Politics, Religion, and Ideology
I argue that the same factors (strategic and principled) that motivated Catholicism to champion liberal democracy are the same that motivate 21st Century Islam to do the same. I defend this claim by linking political liberalism to democratic secularism. Distinguishing institutional, political, and epistemic dimensions of democratic secularism, I show that moderate forms of political and epistemic secularism are most conducive to fostering the kind of public reasoning essential to democratic legitimacy. This demonstration draws upon the ambivalent impact of Indonesia’s Islamic parties in advancing universal social justice aims as against more sectarian policies.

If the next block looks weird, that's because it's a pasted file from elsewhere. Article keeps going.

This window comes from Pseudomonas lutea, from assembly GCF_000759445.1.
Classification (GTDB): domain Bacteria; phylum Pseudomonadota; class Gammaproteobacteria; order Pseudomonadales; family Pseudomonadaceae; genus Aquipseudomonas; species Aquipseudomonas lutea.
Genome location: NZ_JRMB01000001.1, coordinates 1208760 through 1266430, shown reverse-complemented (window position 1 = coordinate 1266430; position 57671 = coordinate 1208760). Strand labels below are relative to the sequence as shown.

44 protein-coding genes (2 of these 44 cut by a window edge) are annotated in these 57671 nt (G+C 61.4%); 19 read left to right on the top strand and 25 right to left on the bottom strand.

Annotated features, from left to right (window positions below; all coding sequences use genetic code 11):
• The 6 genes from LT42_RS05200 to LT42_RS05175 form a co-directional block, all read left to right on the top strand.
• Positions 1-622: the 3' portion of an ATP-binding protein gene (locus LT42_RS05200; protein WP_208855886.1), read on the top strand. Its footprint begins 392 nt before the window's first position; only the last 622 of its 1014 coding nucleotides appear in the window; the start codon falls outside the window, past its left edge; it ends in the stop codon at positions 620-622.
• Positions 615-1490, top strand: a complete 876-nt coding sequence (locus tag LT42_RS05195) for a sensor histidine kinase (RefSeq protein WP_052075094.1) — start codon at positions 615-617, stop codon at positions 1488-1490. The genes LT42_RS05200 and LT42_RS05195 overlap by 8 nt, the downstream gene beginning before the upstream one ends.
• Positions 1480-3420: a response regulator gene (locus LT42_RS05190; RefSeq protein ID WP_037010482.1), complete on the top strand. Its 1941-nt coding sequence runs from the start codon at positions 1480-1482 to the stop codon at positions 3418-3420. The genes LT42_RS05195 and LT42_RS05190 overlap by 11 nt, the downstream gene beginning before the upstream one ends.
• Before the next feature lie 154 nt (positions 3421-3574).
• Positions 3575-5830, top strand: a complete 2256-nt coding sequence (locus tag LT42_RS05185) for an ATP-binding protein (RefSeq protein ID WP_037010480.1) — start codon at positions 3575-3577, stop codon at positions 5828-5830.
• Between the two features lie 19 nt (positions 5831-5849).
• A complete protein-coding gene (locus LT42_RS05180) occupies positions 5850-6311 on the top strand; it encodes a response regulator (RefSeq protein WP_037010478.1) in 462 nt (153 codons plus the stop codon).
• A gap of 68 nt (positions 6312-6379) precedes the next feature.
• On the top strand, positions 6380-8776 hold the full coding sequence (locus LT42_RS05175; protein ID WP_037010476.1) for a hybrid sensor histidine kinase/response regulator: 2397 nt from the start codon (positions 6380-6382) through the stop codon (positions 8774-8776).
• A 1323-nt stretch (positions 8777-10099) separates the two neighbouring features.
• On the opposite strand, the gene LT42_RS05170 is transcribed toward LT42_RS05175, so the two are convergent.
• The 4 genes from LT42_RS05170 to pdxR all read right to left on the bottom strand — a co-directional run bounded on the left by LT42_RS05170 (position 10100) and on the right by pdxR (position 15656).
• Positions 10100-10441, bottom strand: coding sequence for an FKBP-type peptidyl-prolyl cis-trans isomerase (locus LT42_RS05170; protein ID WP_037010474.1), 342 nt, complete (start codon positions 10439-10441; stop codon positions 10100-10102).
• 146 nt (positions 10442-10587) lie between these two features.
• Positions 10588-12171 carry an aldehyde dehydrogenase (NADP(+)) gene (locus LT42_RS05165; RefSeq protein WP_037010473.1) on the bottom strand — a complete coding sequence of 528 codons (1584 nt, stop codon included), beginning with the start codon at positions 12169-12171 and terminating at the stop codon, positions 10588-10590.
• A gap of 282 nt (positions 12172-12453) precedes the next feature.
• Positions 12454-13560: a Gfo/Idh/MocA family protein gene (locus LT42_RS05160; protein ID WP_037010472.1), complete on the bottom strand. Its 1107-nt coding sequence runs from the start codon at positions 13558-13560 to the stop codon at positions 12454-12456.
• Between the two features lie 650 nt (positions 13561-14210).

“How Secular Should Democracy Be? A Cross-Disciplinary Study of Catholicism and Islam in Promoting Public Reason,” Politics, Religion, and Ideology: Special Edition on Secularism, ed. Claudia Baumgart-Ochse, Faiz Sheikh, et. Al; 15/3 (2014): 1-21.
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